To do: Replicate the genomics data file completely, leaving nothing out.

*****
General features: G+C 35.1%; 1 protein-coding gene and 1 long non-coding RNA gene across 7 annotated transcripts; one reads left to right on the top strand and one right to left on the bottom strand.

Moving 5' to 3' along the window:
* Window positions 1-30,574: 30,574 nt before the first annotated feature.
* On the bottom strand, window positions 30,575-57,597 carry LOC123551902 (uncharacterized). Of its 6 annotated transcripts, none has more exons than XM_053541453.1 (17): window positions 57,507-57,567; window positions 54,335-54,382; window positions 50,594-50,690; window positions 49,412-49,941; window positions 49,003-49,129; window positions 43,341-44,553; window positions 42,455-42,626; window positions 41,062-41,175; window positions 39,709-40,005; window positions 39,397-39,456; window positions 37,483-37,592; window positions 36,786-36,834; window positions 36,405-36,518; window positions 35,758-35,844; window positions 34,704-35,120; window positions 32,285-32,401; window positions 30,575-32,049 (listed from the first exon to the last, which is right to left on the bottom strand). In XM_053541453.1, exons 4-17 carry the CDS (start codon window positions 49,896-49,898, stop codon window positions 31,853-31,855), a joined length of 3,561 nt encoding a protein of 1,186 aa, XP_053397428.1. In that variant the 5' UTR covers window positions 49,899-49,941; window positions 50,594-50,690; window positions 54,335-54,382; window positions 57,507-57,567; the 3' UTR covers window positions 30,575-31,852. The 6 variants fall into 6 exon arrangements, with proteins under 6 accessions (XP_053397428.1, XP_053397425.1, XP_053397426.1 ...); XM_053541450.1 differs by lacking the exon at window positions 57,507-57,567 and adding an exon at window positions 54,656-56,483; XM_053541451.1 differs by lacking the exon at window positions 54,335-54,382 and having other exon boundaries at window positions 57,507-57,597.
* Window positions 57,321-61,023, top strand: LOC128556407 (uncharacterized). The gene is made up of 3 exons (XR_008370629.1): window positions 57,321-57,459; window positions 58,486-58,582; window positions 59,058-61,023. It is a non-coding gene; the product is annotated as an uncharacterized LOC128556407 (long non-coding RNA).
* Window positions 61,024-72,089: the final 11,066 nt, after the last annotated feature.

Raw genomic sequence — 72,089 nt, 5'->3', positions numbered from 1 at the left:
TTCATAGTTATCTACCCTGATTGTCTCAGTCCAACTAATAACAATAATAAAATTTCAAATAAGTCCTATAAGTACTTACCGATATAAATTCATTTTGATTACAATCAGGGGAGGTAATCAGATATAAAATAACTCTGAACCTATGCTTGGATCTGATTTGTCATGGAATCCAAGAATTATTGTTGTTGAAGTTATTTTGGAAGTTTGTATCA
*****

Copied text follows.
General features: G+C 35.1%; 1 protein-coding gene and 1 long non-coding RNA gene across 7 annotated transcripts; one reads left to right on the top strand and one right to left on the bottom strand.

Moving 5' to 3' along the window:
* Window positions 1-30,574: 30,574 nt before the first annotated feature.
* On the bottom strand, window positions 30,575-57,597 carry LOC123551902 (uncharacterized). Of its 6 annotated transcripts, none has more exons than XM_053541453.1 (17): window positions 57,507-57,567; window positions 54,335-54,382; window positions 50,594-50,690; window positions 49,412-49,941; window positions 49,003-49,129; window positions 43,341-44,553; window positions 42,455-42,626; window positions 41,062-41,175; window positions 39,709-40,005; window positions 39,397-39,456; window positions 37,483-37,592; window positions 36,786-36,834; window positions 36,405-36,518; window positions 35,758-35,844; window positions 34,704-35,120; window positions 32,285-32,401; window positions 30,575-32,049 (listed from the first exon to the last, which is right to left on the bottom strand). In XM_053541453.1, exons 4-17 carry the CDS (start codon window positions 49,896-49,898, stop codon window positions 31,853-31,855), a joined length of 3,561 nt encoding a protein of 1,186 aa, XP_053397428.1. In that variant the 5' UTR covers window positions 49,899-49,941; window positions 50,594-50,690; window positions 54,335-54,382; window positions 57,507-57,567; the 3' UTR covers window positions 30,575-31,852. The 6 variants fall into 6 exon arrangements, with proteins under 6 accessions (XP_053397428.1, XP_053397425.1, XP_053397426.1 ...); XM_053541450.1 differs by lacking the exon at window positions 57,507-57,567 and adding an exon at window positions 54,656-56,483; XM_053541451.1 differs by lacking the exon at window positions 54,335-54,382 and having other exon boundaries at window positions 57,507-57,597.
* Window positions 57,321-61,023, top strand: LOC128556407 (uncharacterized). The gene is made up of 3 exons (XR_008370629.1): window positions 57,321-57,459; window positions 58,486-58,582; window positions 59,058-61,023. It is a non-coding gene; the product is annotated as an uncharacterized LOC128556407 (long non-coding RNA).
* Window positions 61,024-72,089: the final 11,066 nt, after the last annotated feature.

Raw genomic sequence — 72,089 nt, 5'->3', positions numbered from 1 at the left:
TTCATAGTTATCTACCCTGATTGTCTCAGTCCAACTAATAACAATAATAAAATTTCAAATAAGTCCTATAAGTACTTACCGATATAAATTCATTTTGATTACAATCAGGGGAGGTAATCAGATATAAAATAACTCTGAACCTATGCTTGGATCTGATTTGTCATGGAATCCAAGAATTATTGTTGTTGAAGTTATTTTGGAAGTTTGTATCA